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Pleasant pelagics
  |  First Published: July 2011



This might be the heart of winter but there’s no better way to get warm than tussling with a few salmon and tailor as the sun creeps up and burns off the morning fog.

Motivation levels to pull you out of a comfortable bed and a warm house need to be quite high through the Winter but a morning of hot action on these species can make it all worthwhile.

Salmon are great sport and usually put on a good show once hooked, taking deep runs and then launching into the air to try to dislodge your lure, fly or bait.

They can be located around most rocky headlands, beach gutters and in large schools on the surface working bait schools in harbours and estuaries.

When beyond Juno Point, I constantly scan these surface schools, looking intently for any sign of bird activity.

Diving birds are a dead giveaway but don’t discount any birds sitting in numbers on the surface. They could well just be having a break while they wait for the school to resurface.

A prospective cast or troll in the area, without driving the boat straight through the middle of them, will usually reveal any feeding fish that are schooling below.

Tailor can be found feeding in with the salmon on occasion, or in schools devouring bait all to themselves.

It’s usually a good idea to cast metal slices, hard minnows or surface poppers for the tailor because these toothy fish can make mincemeat out of a packet of soft plastics in no time.

If you do locate a school of tailor, sinking metal slices below the school can turn up a few surprises from time to time. Silver trevally, bream and jewfish love lurking beneath the tailor to pick up the scraps these messy eaters leave when feeding.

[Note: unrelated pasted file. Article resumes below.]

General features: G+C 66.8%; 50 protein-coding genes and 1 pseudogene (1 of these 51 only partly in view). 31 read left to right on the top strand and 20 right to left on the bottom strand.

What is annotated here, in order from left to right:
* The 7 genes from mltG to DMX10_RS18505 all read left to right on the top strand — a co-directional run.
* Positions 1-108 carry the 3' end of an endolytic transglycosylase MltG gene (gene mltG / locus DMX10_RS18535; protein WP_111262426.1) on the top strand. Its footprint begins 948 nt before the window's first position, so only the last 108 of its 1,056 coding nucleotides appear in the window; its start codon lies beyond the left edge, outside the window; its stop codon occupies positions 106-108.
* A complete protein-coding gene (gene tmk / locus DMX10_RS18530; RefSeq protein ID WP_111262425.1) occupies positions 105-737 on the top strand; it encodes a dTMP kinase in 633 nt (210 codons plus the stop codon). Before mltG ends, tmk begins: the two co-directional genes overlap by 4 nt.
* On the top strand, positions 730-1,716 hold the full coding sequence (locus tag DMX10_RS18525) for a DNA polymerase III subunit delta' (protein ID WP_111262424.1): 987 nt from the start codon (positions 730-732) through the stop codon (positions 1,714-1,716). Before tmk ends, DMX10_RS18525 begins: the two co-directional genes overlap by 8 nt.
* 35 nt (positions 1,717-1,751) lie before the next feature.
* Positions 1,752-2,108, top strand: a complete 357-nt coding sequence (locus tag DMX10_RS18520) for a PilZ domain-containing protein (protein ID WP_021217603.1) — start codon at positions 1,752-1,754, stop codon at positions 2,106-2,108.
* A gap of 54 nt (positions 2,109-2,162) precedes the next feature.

DEEP BREAM

Due to their northern migration bream numbers are down but there are still schools sitting deep below the bridges and rock walls towards the mouth of the system.

Working soft plastics and blades down to 12m using slow hops and shakes has been the most consistent approach. A good wipe of S-Factor every 10 or so casts is an advantage in the clear, cold conditions.

Anglers chasing bream along the rock walls are also in with a shot at an estuary perch or two as they make their way downstream to find good spawning conditions.

EPs are schooling fish so where you encounter one there are usually more. Please ensure that all fish are returned to the water unharmed during the closed season until September 1.

If you’re taking a quick photo for bragging rights, use a firm thumb grip on the lower jaw and remember to support the belly of the fish, which will be carrying additional weight in the form of eggs or milt.

For those thinking of doing the wrong thing, think twice because this is the only time of year that I regularly encounter NSW Fisheries officers doing the rounds in these partss.

JEWIES

Jewfish are still present and can be tempted with live and fresh baits as well as soft plastics and blades. With water temps as low as 12° in some parts this month, it usually pays to fish an incoming tide which will bring a slight temp rise and can turn the fish on.

Some big mulloway move inshore through the cooler months to take advantage of the bream, mullet and blackfish migrations so don’t be discouraged, get out there and jig a couple of squid, troll up a few tailor and berley a bunch of yakkas and you’re half-way to success.

Next is finding a likely spot to present your baits.

The bridges are always a good starting point for those not so sure on how to read a sounder.

For those more adventurous types, big reef structures such as Bar Point and Pumpkin Point are fish magnets.

I generally like to anchor upstream of the structure and present my baits to the front edge because this is where the active fish will likely be.

Berowra and Cowan can be good options when trying to track down jewies this month. The deeper, slow-flowing nature of these systems can hold some warmer water at times and in turn hold the bait and the predators.

I have heard only a few vague reports of hairtail in Cowan so far; I suspect these particular anglers are more secretive than jewie fishos! (Hairtail have been captured in plague numbers on the Queensland Sunshine coast and the Gold Coast in recent months. – Ed.)

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